From my own personal observations and experiences, I agree with their assessment. The environment in our countries simply does not provide the fertile grounds required for innovation, let alone one that would promote and engender disruptive innovation.
To survive – let alone thrive, the Middle East must inherently change its strategic objectives to allow innovation immediately. Urgently. Why the urgency? Well, without innovation there will be no industry, without industry there will be no economic growth, without economic growth there will be no jobs, without jobs there will be further political turmoil and chaos will rule the day. One that will make the mass migration the world is experiencing now minuscule in comparison.
Our economies are almost totally dependant on oil. There is no single Arab country that has a sufficiently diversified economy. Sure we have glitzy cities with tall buildings and shiny malls, but those are simple veneers to entrenched problems that will disintegrate when our main source of income is depleted. And that, according to the Institution of Mechanical Engineers is not very long in coming:
There are an estimated 1.3 trillion barrels of proven oil reserve left in the world’s major fields, which at present rates of consumption will be sufficient to last 40 years.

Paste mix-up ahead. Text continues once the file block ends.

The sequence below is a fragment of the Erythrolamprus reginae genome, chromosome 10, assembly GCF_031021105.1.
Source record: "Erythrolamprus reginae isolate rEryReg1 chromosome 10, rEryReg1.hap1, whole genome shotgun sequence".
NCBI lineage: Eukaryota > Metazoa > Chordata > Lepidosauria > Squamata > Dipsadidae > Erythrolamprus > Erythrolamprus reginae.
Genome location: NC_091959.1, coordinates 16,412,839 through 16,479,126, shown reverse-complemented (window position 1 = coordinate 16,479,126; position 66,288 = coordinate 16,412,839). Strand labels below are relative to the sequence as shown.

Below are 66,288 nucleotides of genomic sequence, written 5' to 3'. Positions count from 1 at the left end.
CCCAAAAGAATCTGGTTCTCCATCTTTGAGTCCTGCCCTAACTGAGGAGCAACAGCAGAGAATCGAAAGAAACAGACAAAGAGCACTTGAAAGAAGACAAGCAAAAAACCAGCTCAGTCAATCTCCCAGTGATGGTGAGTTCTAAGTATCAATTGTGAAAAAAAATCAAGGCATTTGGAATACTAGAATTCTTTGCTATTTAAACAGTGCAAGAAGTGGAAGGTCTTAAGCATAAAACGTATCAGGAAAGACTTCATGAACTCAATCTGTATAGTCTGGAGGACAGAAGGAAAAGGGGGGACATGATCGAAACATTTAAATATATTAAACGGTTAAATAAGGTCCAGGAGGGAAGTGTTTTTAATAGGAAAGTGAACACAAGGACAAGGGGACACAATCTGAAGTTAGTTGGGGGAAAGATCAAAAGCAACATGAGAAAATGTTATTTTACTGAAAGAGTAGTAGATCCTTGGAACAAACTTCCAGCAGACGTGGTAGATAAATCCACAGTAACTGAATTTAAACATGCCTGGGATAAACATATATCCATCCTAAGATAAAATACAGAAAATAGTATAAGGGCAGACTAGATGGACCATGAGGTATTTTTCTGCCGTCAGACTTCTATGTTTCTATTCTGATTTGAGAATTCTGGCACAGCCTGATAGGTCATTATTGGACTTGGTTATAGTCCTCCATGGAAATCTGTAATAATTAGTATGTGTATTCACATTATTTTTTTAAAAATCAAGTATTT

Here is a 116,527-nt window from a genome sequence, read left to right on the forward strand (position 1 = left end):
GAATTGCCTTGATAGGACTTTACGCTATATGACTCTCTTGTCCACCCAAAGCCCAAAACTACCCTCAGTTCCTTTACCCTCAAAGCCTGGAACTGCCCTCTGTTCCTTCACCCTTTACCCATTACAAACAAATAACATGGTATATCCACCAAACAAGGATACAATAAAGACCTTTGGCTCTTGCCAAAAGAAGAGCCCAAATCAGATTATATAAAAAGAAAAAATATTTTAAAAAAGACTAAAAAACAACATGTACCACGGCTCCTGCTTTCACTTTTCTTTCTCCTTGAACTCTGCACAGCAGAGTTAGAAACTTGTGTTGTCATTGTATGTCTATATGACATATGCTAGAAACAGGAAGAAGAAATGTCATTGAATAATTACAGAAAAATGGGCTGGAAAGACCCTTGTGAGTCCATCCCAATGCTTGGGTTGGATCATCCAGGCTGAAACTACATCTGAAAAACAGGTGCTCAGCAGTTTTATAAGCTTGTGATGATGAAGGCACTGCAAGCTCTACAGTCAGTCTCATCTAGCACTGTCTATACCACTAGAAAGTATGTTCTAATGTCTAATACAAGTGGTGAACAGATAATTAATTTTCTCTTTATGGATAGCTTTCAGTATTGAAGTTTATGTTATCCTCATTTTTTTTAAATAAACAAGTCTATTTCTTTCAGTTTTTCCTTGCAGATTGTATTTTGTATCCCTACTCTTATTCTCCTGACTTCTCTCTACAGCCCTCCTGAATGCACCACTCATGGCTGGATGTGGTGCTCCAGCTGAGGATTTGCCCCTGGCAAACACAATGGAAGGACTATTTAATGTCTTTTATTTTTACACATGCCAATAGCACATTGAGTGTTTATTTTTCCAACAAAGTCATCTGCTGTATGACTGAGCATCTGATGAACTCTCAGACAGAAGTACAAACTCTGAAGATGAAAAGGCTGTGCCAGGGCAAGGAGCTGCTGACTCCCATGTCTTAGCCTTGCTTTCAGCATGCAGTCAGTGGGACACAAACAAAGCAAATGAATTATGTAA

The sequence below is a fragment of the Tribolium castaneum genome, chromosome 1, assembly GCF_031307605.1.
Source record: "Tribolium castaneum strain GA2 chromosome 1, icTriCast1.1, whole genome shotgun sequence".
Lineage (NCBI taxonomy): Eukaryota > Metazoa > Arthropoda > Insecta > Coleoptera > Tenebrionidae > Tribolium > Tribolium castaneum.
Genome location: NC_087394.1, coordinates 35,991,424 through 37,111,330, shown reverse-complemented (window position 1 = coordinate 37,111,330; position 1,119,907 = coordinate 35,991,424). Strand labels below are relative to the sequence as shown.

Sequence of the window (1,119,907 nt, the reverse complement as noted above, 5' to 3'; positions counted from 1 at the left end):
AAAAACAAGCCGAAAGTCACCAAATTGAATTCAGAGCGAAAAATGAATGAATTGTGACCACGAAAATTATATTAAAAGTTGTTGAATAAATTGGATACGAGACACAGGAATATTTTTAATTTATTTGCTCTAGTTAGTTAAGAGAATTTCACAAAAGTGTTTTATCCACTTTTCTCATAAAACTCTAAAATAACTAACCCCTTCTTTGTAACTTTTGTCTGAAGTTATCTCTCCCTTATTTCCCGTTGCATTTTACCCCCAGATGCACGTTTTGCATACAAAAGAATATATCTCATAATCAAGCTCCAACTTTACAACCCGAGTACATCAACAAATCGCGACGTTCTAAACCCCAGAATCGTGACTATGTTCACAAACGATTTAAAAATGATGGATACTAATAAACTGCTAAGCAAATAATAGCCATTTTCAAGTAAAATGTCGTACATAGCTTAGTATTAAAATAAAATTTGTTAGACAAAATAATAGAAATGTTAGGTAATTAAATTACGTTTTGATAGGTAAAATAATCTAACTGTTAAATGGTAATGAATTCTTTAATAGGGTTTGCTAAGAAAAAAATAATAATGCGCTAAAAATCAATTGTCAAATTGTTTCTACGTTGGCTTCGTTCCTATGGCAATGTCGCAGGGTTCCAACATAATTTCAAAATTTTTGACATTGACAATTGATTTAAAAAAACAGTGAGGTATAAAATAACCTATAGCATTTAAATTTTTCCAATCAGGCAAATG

By 2040, production levels may be down to 15 million barrels per day – around 20% of what we currently consume. It is likely by then that the world’s population will be twice as large, and more of it industrialised (and therefore oil dependent).
Forty years to the Arab Armageddon. Hardly sufficient for the required U-turn in our political, cultural and educational systems to save us from chaotic situations that will, in hindsight, make what the Arab world is experiencing now in wars and enforced migrations mere bad dreams. Without this much required intrinsic change in strategic direction to one that is truly inclusive, democratic and one that respects human rights above all other considerations, we are truly doomed.
What I find quite sad and symptomatic of our dire situation, is that culturally, we have elevated the denigration of innovations to an art form. We superficially find causes to complain about what we perceive as deficiencies in innovative products rather than rise to the challenge and take the first step in innovative thinking by at least appreciating innovations and celebrating in their success and use those emotions as inspirations to create our own, or at least emulate those products and services and attempt to improve them and customise them to our own needs. The relationship of innovation and the Arab world must be fixed.
However, with this antagonistic attitude to innovation, one which I fervently believe to have been inculcated through the trifecta of despicably inadequate education which is hostile to innovation, a culture that rewards mediocrity for excellence and repressive regimes more enamoured with personal and tribal short-term gain than ones that far-sightedly invest in their communities, societies and ultimately nations to thrive together and become effective in making a dent in the universe.